Port of Oslo is becoming a zero emission port. That is why the Port of Oslo KF is building and operating a new shore power facility, to be opened 8 th January.
Ferries operated by DFDS and Stena Line will get power here when they are at berth. This enables the ferries to contribute to lower climate emissions and promote development of green technology. The CO2 reduction from this initiative is equivalent to emissions from more than 1300 cars annually.
The sea way is the low emission highway
Maritime transport pollutes less and is more energy efficient than any other mode of transportation. The Port of Oslo aims to transport more cargo and passengers by sea. Each year nearly 1.3 million passengers travel with DFDS and Stena Line to Denmark. The ships also carry large quantities of goods.
This is shore power
From the power station at Vippetangen, electric power goes to the ferries’ electrical systems. The ferries connect seamlessly to the grid with the help of a cable crane. The crane is equipped with an 11 kV high voltage cable. Diesel powered auxiliary engines onboard can be shut down while the ferries are powered by clean electricity. The power requirement of the ferries is about 2-3 MW. That’s almost 60 times more power than today’s fast chargers for electric cars. Shore power saves the ferries about 1,420 tons of fuel annually.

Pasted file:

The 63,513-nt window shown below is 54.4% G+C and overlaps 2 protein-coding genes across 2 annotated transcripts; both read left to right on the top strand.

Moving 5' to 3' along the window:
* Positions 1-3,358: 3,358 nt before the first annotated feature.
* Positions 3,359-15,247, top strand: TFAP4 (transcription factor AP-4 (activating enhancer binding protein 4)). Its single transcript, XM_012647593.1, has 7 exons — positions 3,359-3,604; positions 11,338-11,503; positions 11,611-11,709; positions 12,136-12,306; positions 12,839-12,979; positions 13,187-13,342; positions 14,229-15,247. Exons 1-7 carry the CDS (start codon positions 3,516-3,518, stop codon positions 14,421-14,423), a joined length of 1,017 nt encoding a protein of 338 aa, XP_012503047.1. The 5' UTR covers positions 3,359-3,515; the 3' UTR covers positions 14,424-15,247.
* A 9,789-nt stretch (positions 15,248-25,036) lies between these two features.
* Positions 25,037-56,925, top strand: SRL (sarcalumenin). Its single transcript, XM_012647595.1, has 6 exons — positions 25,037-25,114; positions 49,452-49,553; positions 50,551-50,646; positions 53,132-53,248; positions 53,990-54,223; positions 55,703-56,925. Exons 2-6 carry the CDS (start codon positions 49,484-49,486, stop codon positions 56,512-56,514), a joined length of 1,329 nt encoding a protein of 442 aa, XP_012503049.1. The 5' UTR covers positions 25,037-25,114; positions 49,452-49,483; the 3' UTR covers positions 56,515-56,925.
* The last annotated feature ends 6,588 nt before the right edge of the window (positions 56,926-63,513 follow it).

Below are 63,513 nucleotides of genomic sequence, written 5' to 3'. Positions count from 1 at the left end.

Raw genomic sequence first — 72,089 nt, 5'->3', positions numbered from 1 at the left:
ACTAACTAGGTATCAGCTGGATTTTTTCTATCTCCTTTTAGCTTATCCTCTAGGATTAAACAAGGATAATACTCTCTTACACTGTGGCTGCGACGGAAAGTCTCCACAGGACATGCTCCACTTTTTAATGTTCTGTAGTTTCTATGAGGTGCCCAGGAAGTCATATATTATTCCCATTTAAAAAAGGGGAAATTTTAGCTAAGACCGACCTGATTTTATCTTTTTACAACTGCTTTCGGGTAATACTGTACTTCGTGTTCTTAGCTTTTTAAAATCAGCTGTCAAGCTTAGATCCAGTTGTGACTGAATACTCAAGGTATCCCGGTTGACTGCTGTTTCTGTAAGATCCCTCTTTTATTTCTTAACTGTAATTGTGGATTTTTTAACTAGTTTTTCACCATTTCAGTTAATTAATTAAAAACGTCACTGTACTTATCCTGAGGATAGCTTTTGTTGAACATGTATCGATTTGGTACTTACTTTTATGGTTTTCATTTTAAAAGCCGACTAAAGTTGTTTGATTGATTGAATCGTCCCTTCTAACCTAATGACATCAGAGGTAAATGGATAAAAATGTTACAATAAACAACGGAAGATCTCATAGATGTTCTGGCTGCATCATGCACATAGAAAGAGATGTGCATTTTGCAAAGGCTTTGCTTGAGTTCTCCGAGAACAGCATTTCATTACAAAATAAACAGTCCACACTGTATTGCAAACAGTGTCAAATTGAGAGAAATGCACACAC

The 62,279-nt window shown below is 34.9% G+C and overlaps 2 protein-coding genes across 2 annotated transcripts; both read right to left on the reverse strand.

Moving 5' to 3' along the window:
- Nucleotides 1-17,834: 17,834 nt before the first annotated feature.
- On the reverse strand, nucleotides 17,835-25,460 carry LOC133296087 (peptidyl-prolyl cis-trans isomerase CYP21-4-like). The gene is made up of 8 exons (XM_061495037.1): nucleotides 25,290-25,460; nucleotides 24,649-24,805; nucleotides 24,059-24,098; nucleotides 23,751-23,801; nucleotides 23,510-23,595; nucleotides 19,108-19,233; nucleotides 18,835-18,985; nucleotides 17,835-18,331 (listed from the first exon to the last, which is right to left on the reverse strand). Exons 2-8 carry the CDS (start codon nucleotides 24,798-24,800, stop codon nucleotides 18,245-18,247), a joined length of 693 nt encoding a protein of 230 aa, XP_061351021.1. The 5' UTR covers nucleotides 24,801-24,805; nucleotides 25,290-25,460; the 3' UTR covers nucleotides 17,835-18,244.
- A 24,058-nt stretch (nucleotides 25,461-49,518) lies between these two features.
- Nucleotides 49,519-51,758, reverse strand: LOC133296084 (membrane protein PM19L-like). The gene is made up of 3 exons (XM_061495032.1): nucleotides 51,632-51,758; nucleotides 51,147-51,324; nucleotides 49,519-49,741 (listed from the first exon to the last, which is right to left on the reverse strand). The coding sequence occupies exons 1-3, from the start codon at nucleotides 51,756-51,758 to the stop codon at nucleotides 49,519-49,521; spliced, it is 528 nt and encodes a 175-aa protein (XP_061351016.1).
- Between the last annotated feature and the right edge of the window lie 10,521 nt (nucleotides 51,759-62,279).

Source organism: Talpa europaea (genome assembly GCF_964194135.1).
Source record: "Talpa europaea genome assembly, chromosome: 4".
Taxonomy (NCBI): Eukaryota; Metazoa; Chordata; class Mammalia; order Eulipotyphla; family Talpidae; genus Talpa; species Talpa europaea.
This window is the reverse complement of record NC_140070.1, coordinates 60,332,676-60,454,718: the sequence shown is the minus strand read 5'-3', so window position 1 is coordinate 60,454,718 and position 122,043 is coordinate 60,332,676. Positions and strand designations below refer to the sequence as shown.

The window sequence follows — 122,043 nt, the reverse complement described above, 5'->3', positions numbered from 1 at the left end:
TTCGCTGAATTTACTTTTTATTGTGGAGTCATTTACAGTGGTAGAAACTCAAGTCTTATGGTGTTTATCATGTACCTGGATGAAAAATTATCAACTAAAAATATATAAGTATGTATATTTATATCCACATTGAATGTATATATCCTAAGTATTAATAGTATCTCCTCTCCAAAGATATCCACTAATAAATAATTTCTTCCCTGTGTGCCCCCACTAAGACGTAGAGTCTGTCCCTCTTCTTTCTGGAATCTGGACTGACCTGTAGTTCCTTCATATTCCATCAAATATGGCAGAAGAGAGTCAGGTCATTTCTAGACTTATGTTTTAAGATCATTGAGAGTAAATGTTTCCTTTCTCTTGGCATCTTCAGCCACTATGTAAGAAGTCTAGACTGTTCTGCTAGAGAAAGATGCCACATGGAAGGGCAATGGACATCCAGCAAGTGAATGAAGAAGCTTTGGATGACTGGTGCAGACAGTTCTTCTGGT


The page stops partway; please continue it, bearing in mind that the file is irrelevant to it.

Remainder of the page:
When the ferries are connected to shore power, they annually use between 5 000 000 – 6 000 000 kWh. This corresponds to the annual power consumption of almost 400 Norwegian homes. The shore power station has a cost of aprox 17 Million Nkr.
The Port of Oslo
The port aims to reduce 85 % of the CO2 emission by 2030 (action plan adopted by City Council in Nov 14th 2018). Moving cargo from road to sea transport reduces at least 50 % of both air pollution and carbon emissions. The port is promoting alternative fuels and new technology, building infrastructure for emission free solutions, and building shore power for ships.
Sea News, February 8